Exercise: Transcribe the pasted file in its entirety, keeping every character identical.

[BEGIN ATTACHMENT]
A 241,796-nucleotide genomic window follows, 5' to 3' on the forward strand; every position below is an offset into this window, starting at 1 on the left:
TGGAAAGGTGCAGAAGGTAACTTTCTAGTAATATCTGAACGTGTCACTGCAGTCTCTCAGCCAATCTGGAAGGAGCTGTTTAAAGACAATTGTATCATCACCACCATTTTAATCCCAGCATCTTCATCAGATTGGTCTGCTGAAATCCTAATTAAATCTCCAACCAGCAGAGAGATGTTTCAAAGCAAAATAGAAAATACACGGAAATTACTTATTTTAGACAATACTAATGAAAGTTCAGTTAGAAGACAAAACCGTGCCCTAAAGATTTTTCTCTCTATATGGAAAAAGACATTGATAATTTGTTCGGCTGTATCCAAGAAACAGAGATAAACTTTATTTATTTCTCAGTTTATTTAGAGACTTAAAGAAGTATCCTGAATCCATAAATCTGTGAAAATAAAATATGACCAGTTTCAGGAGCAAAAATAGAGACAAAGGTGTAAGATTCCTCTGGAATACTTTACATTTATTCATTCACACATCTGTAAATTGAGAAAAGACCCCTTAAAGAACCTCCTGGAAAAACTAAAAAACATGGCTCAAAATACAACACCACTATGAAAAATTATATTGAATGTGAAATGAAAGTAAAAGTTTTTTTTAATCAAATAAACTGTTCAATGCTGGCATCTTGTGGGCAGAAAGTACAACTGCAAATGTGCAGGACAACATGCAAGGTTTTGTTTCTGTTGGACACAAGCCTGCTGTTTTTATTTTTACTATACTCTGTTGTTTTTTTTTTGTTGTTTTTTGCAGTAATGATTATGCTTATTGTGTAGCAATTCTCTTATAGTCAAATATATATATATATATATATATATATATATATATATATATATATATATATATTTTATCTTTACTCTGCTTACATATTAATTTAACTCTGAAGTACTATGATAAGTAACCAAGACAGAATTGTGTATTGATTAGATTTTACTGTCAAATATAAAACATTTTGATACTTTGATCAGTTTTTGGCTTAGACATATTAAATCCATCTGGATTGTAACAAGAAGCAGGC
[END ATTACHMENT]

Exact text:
A 241,796-nucleotide genomic window follows, 5' to 3' on the forward strand; every position below is an offset into this window, starting at 1 on the left:
TGGAAAGGTGCAGAAGGTAACTTTCTAGTAATATCTGAACGTGTCACTGCAGTCTCTCAGCCAATCTGGAAGGAGCTGTTTAAAGACAATTGTATCATCACCACCATTTTAATCCCAGCATCTTCATCAGATTGGTCTGCTGAAATCCTAATTAAATCTCCAACCAGCAGAGAGATGTTTCAAAGCAAAATAGAAAATACACGGAAATTACTTATTTTAGACAATACTAATGAAAGTTCAGTTAGAAGACAAAACCGTGCCCTAAAGATTTTTCTCTCTATATGGAAAAAGACATTGATAATTTGTTCGGCTGTATCCAAGAAACAGAGATAAACTTTATTTATTTCTCAGTTTATTTAGAGACTTAAAGAAGTATCCTGAATCCATAAATCTGTGAAAATAAAATATGACCAGTTTCAGGAGCAAAAATAGAGACAAAGGTGTAAGATTCCTCTGGAATACTTTACATTTATTCATTCACACATCTGTAAATTGAGAAAAGACCCCTTAAAGAACCTCCTGGAAAAACTAAAAAACATGGCTCAAAATACAACACCACTATGAAAAATTATATTGAATGTGAAATGAAAGTAAAAGTTTTTTTTAATCAAATAAACTGTTCAATGCTGGCATCTTGTGGGCAGAAAGTACAACTGCAAATGTGCAGGACAACATGCAAGGTTTTGTTTCTGTTGGACACAAGCCTGCTGTTTTTATTTTTACTATACTCTGTTGTTTTTTTTTTGTTGTTTTTTGCAGTAATGATTATGCTTATTGTGTAGCAATTCTCTTATAGTCAAATATATATATATATATATATATATATATATATATATATATATATATATATATTTTATCTTTACTCTGCTTACATATTAATTTAACTCTGAAGTACTATGATAAGTAACCAAGACAGAATTGTGTATTGATTAGATTTTACTGTCAAATATAAAACATTTTGATACTTTGATCAGTTTTTGGCTTAGACATATTAAATCCATCTGGATTGTAACAAGAAGCAGGC